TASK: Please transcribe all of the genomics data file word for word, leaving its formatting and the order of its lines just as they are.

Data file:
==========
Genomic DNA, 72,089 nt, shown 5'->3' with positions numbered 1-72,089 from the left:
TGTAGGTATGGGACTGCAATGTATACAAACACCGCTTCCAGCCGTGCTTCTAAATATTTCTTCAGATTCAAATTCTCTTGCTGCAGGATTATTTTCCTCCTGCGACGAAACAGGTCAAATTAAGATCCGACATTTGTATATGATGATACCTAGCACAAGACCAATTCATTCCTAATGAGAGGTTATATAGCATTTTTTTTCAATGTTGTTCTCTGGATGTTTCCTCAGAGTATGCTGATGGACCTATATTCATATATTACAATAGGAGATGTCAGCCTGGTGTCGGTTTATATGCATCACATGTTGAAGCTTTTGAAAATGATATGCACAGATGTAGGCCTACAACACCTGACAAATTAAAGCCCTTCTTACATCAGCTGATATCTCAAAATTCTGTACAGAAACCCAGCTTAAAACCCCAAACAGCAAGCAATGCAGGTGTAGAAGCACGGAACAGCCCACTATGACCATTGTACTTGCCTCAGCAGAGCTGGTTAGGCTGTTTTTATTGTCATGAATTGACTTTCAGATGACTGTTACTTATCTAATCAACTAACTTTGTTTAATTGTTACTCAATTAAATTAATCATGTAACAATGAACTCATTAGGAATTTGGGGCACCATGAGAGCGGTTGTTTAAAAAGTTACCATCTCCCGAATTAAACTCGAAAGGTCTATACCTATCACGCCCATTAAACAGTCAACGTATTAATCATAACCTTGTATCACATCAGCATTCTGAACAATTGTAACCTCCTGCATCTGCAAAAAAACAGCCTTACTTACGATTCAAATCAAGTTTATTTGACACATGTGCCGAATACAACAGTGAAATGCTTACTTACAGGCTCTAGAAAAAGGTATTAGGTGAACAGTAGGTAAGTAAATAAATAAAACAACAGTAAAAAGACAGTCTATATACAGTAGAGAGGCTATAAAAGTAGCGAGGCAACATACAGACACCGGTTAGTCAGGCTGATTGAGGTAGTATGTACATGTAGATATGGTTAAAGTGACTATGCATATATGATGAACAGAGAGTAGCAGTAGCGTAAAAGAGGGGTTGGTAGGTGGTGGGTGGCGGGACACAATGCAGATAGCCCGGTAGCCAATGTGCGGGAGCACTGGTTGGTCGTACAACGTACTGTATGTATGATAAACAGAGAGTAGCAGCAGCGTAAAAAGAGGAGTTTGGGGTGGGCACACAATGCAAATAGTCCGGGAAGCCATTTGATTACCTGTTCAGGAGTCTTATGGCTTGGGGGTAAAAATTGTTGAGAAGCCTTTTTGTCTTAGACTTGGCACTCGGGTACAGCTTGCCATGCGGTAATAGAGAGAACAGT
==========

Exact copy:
Genomic DNA, 72,089 nt, shown 5'->3' with positions numbered 1-72,089 from the left:
TGTAGGTATGGGACTGCAATGTATACAAACACCGCTTCCAGCCGTGCTTCTAAATATTTCTTCAGATTCAAATTCTCTTGCTGCAGGATTATTTTCCTCCTGCGACGAAACAGGTCAAATTAAGATCCGACATTTGTATATGATGATACCTAGCACAAGACCAATTCATTCCTAATGAGAGGTTATATAGCATTTTTTTTCAATGTTGTTCTCTGGATGTTTCCTCAGAGTATGCTGATGGACCTATATTCATATATTACAATAGGAGATGTCAGCCTGGTGTCGGTTTATATGCATCACATGTTGAAGCTTTTGAAAATGATATGCACAGATGTAGGCCTACAACACCTGACAAATTAAAGCCCTTCTTACATCAGCTGATATCTCAAAATTCTGTACAGAAACCCAGCTTAAAACCCCAAACAGCAAGCAATGCAGGTGTAGAAGCACGGAACAGCCCACTATGACCATTGTACTTGCCTCAGCAGAGCTGGTTAGGCTGTTTTTATTGTCATGAATTGACTTTCAGATGACTGTTACTTATCTAATCAACTAACTTTGTTTAATTGTTACTCAATTAAATTAATCATGTAACAATGAACTCATTAGGAATTTGGGGCACCATGAGAGCGGTTGTTTAAAAAGTTACCATCTCCCGAATTAAACTCGAAAGGTCTATACCTATCACGCCCATTAAACAGTCAACGTATTAATCATAACCTTGTATCACATCAGCATTCTGAACAATTGTAACCTCCTGCATCTGCAAAAAAACAGCCTTACTTACGATTCAAATCAAGTTTATTTGACACATGTGCCGAATACAACAGTGAAATGCTTACTTACAGGCTCTAGAAAAAGGTATTAGGTGAACAGTAGGTAAGTAAATAAATAAAACAACAGTAAAAAGACAGTCTATATACAGTAGAGAGGCTATAAAAGTAGCGAGGCAACATACAGACACCGGTTAGTCAGGCTGATTGAGGTAGTATGTACATGTAGATATGGTTAAAGTGACTATGCATATATGATGAACAGAGAGTAGCAGTAGCGTAAAAGAGGGGTTGGTAGGTGGTGGGTGGCGGGACACAATGCAGATAGCCCGGTAGCCAATGTGCGGGAGCACTGGTTGGTCGTACAACGTACTGTATGTATGATAAACAGAGAGTAGCAGCAGCGTAAAAAGAGGAGTTTGGGGTGGGCACACAATGCAAATAGTCCGGGAAGCCATTTGATTACCTGTTCAGGAGTCTTATGGCTTGGGGGTAAAAATTGTTGAGAAGCCTTTTTGTCTTAGACTTGGCACTCGGGTACAGCTTGCCATGCGGTAATAGAGAGAACAGT